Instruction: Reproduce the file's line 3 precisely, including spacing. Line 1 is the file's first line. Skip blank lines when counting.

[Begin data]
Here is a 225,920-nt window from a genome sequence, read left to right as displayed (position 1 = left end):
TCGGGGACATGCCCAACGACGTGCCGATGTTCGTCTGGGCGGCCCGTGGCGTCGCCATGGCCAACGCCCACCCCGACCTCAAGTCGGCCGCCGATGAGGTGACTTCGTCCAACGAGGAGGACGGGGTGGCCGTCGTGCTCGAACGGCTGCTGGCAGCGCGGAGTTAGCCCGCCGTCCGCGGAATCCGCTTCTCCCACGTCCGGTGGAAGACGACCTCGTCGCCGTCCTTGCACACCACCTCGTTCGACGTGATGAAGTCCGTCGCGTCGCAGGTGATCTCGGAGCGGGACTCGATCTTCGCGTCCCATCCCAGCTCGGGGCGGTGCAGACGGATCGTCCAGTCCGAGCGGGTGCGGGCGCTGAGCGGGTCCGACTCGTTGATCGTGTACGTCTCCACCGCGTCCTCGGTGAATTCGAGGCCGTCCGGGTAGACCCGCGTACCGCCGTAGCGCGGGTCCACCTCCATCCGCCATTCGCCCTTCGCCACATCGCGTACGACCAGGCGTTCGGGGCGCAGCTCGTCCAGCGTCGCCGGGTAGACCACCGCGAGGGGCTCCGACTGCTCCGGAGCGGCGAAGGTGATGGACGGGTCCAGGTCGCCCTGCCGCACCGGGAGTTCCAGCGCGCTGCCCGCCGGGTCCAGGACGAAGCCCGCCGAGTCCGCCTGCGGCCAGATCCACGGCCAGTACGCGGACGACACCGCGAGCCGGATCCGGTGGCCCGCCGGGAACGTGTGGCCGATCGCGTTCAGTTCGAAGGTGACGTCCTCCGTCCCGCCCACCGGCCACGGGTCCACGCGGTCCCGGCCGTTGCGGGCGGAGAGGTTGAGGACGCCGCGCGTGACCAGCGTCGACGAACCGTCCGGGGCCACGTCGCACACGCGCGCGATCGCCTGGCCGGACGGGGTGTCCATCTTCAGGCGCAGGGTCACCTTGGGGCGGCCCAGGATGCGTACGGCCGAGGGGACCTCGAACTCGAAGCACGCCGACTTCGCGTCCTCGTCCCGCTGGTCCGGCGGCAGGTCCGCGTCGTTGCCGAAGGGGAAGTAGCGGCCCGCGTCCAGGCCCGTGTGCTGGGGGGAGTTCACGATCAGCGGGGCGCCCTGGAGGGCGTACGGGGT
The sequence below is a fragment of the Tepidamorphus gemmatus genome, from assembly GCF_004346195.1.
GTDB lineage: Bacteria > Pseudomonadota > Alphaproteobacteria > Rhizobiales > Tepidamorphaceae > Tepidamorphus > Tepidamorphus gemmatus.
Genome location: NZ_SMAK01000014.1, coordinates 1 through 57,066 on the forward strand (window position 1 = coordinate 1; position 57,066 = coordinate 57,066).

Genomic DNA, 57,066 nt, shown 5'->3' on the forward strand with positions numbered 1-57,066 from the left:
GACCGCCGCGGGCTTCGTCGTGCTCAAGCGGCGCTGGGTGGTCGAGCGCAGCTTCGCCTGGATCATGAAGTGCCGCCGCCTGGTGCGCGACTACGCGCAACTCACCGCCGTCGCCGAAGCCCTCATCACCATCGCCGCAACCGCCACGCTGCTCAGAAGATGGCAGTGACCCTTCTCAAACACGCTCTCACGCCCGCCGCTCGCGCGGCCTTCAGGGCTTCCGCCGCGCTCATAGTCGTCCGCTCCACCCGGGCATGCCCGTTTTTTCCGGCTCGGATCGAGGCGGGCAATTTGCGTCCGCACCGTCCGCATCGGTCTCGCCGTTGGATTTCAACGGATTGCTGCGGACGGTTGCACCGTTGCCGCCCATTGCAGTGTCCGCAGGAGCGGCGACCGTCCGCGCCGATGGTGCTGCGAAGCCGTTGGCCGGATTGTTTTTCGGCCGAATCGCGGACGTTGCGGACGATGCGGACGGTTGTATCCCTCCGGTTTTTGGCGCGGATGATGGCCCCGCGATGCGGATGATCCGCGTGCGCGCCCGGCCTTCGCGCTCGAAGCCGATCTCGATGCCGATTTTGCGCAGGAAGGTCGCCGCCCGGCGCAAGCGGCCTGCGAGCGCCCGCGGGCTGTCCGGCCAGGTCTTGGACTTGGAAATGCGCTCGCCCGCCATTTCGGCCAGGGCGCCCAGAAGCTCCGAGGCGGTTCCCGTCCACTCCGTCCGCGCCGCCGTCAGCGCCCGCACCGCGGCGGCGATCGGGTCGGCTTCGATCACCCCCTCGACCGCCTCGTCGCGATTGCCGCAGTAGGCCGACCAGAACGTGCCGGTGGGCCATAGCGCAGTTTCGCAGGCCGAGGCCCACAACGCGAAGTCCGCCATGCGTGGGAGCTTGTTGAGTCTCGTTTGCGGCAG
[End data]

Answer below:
The sequence below is a fragment of the Tepidamorphus gemmatus genome, from assembly GCF_004346195.1.